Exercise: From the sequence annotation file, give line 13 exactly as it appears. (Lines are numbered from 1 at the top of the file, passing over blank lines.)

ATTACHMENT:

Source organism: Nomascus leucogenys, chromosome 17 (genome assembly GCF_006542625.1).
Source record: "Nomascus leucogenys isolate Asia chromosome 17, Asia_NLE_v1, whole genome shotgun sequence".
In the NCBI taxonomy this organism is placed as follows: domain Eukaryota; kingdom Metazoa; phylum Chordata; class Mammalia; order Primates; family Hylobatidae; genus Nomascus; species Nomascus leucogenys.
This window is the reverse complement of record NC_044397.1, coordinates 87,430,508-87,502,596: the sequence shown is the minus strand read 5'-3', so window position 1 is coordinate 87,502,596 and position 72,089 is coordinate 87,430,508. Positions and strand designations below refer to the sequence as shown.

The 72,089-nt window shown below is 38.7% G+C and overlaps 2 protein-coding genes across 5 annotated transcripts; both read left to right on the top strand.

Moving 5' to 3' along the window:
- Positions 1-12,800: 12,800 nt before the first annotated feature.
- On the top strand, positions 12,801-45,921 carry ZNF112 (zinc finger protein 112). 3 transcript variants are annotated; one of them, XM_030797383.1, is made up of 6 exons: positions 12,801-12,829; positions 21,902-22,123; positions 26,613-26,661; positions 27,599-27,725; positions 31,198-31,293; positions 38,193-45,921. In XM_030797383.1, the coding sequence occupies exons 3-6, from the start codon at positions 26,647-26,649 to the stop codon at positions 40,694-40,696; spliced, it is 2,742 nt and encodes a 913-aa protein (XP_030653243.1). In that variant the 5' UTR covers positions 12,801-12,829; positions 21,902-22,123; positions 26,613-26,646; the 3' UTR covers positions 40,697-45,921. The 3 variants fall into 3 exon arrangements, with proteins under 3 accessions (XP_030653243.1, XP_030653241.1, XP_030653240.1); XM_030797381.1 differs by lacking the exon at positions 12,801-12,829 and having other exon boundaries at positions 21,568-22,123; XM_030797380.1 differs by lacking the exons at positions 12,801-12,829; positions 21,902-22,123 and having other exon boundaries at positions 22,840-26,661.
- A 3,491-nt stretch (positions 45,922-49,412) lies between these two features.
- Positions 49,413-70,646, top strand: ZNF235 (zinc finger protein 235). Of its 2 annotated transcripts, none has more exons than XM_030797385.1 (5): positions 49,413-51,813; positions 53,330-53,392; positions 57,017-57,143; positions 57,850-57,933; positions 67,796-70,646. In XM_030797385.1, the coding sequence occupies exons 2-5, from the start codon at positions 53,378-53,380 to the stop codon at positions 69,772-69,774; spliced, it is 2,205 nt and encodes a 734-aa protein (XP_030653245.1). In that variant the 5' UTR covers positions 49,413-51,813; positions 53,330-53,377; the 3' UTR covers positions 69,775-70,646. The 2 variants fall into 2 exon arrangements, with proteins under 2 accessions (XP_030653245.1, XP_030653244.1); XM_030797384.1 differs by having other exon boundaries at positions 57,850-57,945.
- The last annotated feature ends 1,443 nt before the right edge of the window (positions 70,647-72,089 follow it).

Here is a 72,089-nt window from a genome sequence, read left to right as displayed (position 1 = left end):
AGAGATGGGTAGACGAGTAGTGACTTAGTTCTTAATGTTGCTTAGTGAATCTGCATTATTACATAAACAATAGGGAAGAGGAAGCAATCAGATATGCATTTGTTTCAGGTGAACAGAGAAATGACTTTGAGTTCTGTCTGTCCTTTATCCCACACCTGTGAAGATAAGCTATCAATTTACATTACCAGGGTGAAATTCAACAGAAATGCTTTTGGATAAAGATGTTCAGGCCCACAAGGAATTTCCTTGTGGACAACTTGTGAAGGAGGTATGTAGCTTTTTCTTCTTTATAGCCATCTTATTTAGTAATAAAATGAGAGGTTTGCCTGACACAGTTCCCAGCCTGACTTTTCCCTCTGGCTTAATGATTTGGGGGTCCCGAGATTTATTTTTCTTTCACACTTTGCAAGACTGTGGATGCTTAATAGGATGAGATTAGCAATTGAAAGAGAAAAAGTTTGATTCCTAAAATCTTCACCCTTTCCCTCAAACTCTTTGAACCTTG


AGAGATGGGTAGACGAGTAGTGACTTAGTTCTTAATGTTGCTTAGTGAATCTGCATTATTACATAAACAATAGGGAAGAGGAAGCAATCAGATATGCATTTGTTTCAGGTGAACAGAGAAATGACTTTGAGTTCTGTCTGTCCTTTATCCCACACCTGTGAAGATAAGCTATCAATTTACATTACCAGGGTGAAATTCAACAGAAATGCTTTTGGATAAAGATGTTCAGGCCCACAAGGAATTTCCTTGTGGACAACTTGTGAAGGAGGTATGTAGCTTTTTCTTCTTTATAGCCATCTTATTTAGTAATAAAATGAGAGGTTTGCCTGACACAGTTCCCAGCCTGACTTTTCCCTCTGGCTTAATGATTTGGGGGTCCCGAGATTTATTTTTCTTTCACACTTTGCAAGACTGTGGATGCTTAATAGGATGAGATTAGCAATTGAAAGAGAAAAAGTTTGATTCCTAAAATCTTCACCCTTTCCCTCAAACTCTTTGAACCTTG